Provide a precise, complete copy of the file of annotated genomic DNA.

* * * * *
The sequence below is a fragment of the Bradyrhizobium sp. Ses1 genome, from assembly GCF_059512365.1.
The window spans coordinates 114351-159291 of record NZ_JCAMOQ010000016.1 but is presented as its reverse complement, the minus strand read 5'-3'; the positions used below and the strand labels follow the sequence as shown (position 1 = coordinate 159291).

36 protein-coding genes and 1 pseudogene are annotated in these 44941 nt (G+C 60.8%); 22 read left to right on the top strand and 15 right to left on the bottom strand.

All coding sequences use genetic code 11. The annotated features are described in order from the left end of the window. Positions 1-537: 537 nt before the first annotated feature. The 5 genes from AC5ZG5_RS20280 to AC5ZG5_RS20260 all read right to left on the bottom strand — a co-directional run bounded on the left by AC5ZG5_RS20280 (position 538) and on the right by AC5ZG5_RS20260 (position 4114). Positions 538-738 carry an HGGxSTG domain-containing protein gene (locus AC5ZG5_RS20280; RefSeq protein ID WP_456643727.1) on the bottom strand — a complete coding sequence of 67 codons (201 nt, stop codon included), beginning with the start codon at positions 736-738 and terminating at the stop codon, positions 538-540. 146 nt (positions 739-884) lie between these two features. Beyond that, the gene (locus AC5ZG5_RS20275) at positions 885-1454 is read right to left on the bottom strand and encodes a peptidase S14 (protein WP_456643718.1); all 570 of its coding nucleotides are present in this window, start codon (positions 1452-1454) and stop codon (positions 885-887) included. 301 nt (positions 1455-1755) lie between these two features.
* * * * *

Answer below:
The sequence below is a fragment of the Bradyrhizobium sp. Ses1 genome, from assembly GCF_059512365.1.
The window spans coordinates 114351-159291 of record NZ_JCAMOQ010000016.1 but is presented as its reverse complement, the minus strand read 5'-3'; the positions used below and the strand labels follow the sequence as shown (position 1 = coordinate 159291).

36 protein-coding genes and 1 pseudogene are annotated in these 44941 nt (G+C 60.8%); 22 read left to right on the top strand and 15 right to left on the bottom strand.

All coding sequences use genetic code 11. The annotated features are described in order from the left end of the window. Positions 1-537: 537 nt before the first annotated feature. The 5 genes from AC5ZG5_RS20280 to AC5ZG5_RS20260 all read right to left on the bottom strand — a co-directional run bounded on the left by AC5ZG5_RS20280 (position 538) and on the right by AC5ZG5_RS20260 (position 4114). Positions 538-738 carry an HGGxSTG domain-containing protein gene (locus AC5ZG5_RS20280; RefSeq protein ID WP_456643727.1) on the bottom strand — a complete coding sequence of 67 codons (201 nt, stop codon included), beginning with the start codon at positions 736-738 and terminating at the stop codon, positions 538-540. 146 nt (positions 739-884) lie between these two features. Beyond that, the gene (locus AC5ZG5_RS20275) at positions 885-1454 is read right to left on the bottom strand and encodes a peptidase S14 (protein WP_456643718.1); all 570 of its coding nucleotides are present in this window, start codon (positions 1452-1454) and stop codon (positions 885-887) included. 301 nt (positions 1455-1755) lie between these two features.